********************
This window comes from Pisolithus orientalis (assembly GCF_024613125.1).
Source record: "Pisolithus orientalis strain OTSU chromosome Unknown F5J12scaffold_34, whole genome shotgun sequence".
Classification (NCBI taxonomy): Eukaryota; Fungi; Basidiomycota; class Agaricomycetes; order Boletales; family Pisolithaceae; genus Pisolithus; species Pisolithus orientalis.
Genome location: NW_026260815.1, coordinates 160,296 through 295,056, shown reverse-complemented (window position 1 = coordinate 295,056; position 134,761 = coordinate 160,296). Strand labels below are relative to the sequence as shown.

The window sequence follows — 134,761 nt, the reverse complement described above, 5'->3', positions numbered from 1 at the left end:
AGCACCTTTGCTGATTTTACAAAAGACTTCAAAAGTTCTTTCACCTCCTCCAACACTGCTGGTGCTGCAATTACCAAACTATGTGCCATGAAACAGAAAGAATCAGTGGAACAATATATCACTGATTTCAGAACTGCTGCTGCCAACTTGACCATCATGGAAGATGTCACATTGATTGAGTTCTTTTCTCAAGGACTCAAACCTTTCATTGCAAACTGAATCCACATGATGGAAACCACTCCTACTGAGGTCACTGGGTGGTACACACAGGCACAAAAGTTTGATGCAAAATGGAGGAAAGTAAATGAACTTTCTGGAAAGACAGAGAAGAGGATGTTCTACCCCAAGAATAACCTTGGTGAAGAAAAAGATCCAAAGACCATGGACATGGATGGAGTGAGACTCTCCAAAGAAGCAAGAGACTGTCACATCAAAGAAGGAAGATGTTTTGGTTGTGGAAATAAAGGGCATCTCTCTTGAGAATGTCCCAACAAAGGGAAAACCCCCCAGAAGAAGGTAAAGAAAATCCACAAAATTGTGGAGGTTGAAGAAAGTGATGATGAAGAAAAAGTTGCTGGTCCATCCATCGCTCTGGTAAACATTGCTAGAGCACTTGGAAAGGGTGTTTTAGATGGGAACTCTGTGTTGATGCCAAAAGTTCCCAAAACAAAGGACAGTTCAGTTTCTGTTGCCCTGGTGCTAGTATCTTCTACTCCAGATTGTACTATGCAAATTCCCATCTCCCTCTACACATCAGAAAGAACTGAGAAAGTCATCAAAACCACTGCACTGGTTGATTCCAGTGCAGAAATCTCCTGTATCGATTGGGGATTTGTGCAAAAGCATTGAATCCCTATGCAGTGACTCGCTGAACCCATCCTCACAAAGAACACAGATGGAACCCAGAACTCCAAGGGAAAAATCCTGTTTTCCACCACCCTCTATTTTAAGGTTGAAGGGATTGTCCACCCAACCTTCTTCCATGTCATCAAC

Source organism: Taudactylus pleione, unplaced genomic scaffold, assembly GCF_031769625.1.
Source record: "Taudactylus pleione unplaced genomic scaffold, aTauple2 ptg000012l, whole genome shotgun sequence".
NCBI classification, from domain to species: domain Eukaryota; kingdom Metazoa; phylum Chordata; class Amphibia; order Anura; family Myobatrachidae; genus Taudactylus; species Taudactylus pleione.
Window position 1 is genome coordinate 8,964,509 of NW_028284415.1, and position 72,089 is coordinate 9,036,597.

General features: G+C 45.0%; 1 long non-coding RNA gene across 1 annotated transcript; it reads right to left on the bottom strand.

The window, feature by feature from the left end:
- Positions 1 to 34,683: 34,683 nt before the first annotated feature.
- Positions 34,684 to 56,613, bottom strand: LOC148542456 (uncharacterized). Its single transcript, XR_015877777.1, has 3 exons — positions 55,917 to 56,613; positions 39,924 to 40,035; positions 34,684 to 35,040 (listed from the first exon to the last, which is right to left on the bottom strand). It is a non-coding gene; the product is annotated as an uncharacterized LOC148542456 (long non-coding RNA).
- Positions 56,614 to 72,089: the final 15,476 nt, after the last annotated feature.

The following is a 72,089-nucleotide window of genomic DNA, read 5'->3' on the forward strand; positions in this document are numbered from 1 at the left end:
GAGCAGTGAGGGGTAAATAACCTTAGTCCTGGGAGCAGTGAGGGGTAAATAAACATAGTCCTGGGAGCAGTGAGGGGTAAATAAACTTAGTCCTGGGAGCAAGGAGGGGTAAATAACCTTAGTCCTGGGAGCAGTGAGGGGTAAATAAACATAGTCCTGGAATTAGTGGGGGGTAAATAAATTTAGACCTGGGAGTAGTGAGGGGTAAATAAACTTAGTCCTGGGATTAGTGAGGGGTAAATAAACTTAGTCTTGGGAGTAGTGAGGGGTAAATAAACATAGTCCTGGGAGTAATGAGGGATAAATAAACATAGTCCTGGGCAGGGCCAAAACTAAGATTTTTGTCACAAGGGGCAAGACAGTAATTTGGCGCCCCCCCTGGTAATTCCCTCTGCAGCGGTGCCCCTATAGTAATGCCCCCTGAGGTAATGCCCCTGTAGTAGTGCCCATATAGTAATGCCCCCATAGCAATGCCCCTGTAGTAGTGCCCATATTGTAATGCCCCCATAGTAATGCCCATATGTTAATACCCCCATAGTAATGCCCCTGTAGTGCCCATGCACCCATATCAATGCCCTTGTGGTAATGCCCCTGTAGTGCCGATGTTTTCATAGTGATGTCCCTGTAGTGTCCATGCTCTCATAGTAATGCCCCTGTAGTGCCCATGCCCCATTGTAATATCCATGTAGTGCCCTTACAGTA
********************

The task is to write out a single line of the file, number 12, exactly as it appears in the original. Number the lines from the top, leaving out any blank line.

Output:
The window, feature by feature from the left end: